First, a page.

WINTER 1998 Montanan - Volume 15, Number 2
by Sharon Barrett, Suzanna Sonnenberg and Paddy Macdonald
Out of Africa
Moussa Sowby Susanna Sonnenberg
Moussa Sow is from Senegal, a land made so remote by its distance of six thousand miles from Missoula that most people here have never heard of it. Even the post office clerk, when presented with a letter addressed to West Africa, asks him, "Where?"
The tall, twenty-seven year old Fulani Tribe member is used to living away from his home, having left Ndippane, a remote northern village of 150, to go to high school in a nearby town. "The Fulani are a nomadic people," he says. "And usually can't send their children to school." But Moussa's father is a shopkeeper and trader, rather than the typical itinerant farmer, which enabled him to send his eldest son off for an education.
The Fulani people, who dominate Senegal's northern upcountry, number nearly 200,000 and live in several West African countries. Farming cattle and harvesting millet and groundnuts (such as peanuts), they move across great spans of territory and pride themselves on self-sufficiency. Moussa comes from a small Muslim village that was founded by his grandfather and great-grandfather many years ago.
Moussa first heard of UM from two Senegalese professors who taught African literature at UM. Chosen from Senegal's University of Saint-Louis to study at UM, Moussa wanted a graduate program where, on top of studying French literature, he could experience "total linguistic immersion." The amiable graduate student was welcomed by faculty and students. "What was amazing, and still is, is the warmth of the people, both on and off campus," Moussa says. "I've been helped with everything. My fellow students even bought me a winter jacket!"
After five months, Moussa feels comfortable in Montana. But at first-aside from the Missoula Farmers' Market, which reminded him of the Sunday market where the Fulani sell their sheep and buy rice-Moussa said the differences between Montana and Senegal were shocking. "I was terribly homesick," he says. "My phone bill was very expensive." Closely tied to his family, he likes to keep track of his five brothers and sisters.
Moussa, who has encountered neither racism nor discrimination in Montana, was surprised by how different Americans were from what he had anticipated. "I expected to find people who are cold and who don't care about me, and that's not the case," he says. "Also, time is respected here. In Senegal, people spend a lot of time talking, while here people work hard and never miss a rendezvous."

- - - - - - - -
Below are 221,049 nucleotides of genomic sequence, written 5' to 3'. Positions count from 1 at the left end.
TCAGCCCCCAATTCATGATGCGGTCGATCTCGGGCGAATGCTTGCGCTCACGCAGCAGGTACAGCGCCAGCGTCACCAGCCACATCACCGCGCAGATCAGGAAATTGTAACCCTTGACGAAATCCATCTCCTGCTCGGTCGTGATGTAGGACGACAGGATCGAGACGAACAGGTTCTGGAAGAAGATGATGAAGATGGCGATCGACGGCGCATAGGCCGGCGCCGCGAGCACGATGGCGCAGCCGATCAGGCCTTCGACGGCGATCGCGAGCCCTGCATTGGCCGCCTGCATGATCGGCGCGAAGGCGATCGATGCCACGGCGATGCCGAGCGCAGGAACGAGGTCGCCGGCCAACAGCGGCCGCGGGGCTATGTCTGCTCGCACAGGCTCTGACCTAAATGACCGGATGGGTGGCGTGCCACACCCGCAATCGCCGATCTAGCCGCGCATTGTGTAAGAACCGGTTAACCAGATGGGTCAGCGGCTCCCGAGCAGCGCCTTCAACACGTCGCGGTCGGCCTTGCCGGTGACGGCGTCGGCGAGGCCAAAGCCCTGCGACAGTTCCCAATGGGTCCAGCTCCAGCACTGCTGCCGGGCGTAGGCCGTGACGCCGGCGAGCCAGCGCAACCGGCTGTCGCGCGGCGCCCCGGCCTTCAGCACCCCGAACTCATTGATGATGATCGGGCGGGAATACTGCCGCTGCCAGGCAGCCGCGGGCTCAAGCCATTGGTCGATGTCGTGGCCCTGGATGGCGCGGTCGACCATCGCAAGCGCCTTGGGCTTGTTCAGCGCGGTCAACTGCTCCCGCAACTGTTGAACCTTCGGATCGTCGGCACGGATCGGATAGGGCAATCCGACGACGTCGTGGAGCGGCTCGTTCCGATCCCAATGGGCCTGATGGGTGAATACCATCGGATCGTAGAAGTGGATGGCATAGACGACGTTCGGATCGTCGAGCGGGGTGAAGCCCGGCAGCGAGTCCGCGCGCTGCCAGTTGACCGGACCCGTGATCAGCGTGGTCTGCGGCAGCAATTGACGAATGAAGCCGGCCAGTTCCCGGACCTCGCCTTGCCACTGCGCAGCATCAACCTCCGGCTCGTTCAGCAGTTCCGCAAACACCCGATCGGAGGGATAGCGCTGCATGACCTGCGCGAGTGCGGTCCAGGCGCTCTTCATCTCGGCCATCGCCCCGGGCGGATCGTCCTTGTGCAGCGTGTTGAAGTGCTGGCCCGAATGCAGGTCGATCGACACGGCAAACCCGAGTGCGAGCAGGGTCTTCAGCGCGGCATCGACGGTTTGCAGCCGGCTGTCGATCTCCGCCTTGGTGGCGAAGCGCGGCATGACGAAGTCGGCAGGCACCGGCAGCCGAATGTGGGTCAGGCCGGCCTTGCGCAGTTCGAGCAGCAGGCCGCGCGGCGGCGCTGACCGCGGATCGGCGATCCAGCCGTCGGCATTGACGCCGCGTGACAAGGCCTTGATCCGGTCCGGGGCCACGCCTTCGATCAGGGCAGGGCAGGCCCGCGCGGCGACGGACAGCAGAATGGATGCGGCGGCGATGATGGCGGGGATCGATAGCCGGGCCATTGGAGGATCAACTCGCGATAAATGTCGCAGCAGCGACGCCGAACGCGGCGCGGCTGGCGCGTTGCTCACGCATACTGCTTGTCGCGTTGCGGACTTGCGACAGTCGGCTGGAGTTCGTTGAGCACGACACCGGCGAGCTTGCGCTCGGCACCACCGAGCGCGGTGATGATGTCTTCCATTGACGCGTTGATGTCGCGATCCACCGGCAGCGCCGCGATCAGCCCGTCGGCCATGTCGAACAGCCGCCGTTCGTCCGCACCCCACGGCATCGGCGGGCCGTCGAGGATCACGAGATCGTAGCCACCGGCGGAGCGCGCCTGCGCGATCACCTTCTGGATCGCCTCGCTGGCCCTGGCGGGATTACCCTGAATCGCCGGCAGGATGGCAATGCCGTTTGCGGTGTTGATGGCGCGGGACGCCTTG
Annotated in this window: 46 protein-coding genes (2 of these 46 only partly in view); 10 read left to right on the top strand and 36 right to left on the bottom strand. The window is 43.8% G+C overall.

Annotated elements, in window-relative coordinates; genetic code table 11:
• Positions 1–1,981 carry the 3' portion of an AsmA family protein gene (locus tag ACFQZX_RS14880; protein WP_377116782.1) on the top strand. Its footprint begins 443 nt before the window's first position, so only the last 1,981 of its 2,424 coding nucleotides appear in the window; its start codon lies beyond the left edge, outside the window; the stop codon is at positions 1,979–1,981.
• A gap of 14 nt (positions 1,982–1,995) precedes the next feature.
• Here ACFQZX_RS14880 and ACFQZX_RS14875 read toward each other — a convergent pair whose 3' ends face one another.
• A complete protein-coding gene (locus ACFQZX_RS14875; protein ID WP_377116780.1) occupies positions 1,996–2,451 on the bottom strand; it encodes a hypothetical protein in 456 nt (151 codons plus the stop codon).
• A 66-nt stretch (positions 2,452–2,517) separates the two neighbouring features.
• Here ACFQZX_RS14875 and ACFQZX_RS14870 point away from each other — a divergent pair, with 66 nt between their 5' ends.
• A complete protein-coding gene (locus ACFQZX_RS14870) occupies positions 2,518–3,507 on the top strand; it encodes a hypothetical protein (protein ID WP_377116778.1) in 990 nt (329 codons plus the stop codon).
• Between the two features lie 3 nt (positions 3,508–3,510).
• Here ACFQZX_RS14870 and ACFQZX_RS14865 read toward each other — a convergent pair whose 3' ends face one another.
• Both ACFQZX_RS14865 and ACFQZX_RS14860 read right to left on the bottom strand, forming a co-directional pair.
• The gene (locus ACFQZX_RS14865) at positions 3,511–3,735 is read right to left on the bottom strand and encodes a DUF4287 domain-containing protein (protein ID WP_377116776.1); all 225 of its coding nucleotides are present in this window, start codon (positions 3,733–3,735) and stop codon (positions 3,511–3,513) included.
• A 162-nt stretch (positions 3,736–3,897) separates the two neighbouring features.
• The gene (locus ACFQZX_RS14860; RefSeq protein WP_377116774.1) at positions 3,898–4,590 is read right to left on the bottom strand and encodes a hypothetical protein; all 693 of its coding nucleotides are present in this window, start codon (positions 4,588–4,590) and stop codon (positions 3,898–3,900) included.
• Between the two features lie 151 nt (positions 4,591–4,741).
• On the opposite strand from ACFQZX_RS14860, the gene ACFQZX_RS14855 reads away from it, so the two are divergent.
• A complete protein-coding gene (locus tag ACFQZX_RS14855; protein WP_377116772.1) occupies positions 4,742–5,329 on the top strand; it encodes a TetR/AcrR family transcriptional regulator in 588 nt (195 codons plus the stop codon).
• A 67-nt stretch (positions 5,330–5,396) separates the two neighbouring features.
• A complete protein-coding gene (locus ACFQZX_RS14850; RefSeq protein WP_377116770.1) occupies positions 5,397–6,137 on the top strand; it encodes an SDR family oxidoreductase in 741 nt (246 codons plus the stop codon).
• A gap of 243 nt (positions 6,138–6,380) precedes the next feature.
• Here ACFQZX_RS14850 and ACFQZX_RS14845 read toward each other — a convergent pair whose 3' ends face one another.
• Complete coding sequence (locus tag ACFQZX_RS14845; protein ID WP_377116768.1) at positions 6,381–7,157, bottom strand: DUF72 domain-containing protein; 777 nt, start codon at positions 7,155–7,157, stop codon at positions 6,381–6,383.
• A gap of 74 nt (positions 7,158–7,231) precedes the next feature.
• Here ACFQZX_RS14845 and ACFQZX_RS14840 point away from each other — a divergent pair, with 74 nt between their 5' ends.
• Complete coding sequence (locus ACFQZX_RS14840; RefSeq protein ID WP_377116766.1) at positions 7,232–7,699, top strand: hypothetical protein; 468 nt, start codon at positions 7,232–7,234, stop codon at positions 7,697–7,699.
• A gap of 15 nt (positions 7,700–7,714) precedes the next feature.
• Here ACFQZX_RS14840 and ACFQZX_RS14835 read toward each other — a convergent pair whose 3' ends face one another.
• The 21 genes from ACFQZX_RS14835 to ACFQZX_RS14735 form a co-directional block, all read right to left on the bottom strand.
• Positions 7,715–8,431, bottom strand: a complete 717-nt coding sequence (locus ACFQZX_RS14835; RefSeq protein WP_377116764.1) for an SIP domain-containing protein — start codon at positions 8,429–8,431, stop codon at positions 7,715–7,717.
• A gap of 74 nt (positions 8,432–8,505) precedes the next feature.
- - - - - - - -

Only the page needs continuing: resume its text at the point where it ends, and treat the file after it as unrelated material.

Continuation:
If Moussa had mistaken impressions of the United States, Americans can be just as confused about Africa. "Apparently, people do not have a clue about what is going on in Senegal," he reports. "People ask, 'Do you have naked people living in the bush? Are you living with animals? Do you have savage people?' It shows the importance of the cultural exchange, because by being here I am able to explain that life is not like this at all in Senegal. People are wearing clothes. People have electricity, televisions, CNN. We know what is going on in the world. It is not that primitive at all."
Before returning to Senegal, Moussa will spend one year at UM. The "outspokenness, knowledge and humility" of his American teachers has impressed him. What else will he miss once he's back home in the small country in northwest Africa? He answers quickly. "The Internet tools!" Then he becomes thoughtful. "In Senegal you can see the hierarchy of the society by looking at people. Whatever the social status of the individual here, you can't see it through his or her behavior. The richest person can go to a garage sale. These are the things I will miss." M
Susanna Sonnenberg is a free-lance writer who makes her home in Missoula. She regularly contributes to the Missoulian and the Montanan.
The Meaning of Big
by Sharon Barrett
Mancia Ko grew up in Hong Kong speaking Cantonese, the language of her family, and English, but it wasn't until she arrived at The University of Montana that she discovered a new meaning for the English word "big."
The brochure that had convinced Mancia to study pharmacy at UM described Missoula as one of Montana's biggest cities. Mancia's idea of big was shaped by her homeland-six and a half million people on an island of thirty-one square miles. Flying into Missoula, she wondered, "Did I get on the wrong plane or something? Where are the skyscrapers? Where are the financial buildings?"
That was three-and-a-half years ago. Since then she's become used to Missoula's "nice environment, simple lifestyle" and the "beautiful" campus, which she says "feels like about a tenth of the size" of the Hong Kong university where she spent her first year. Even without skyscrapers, "life here is wonderful," she says.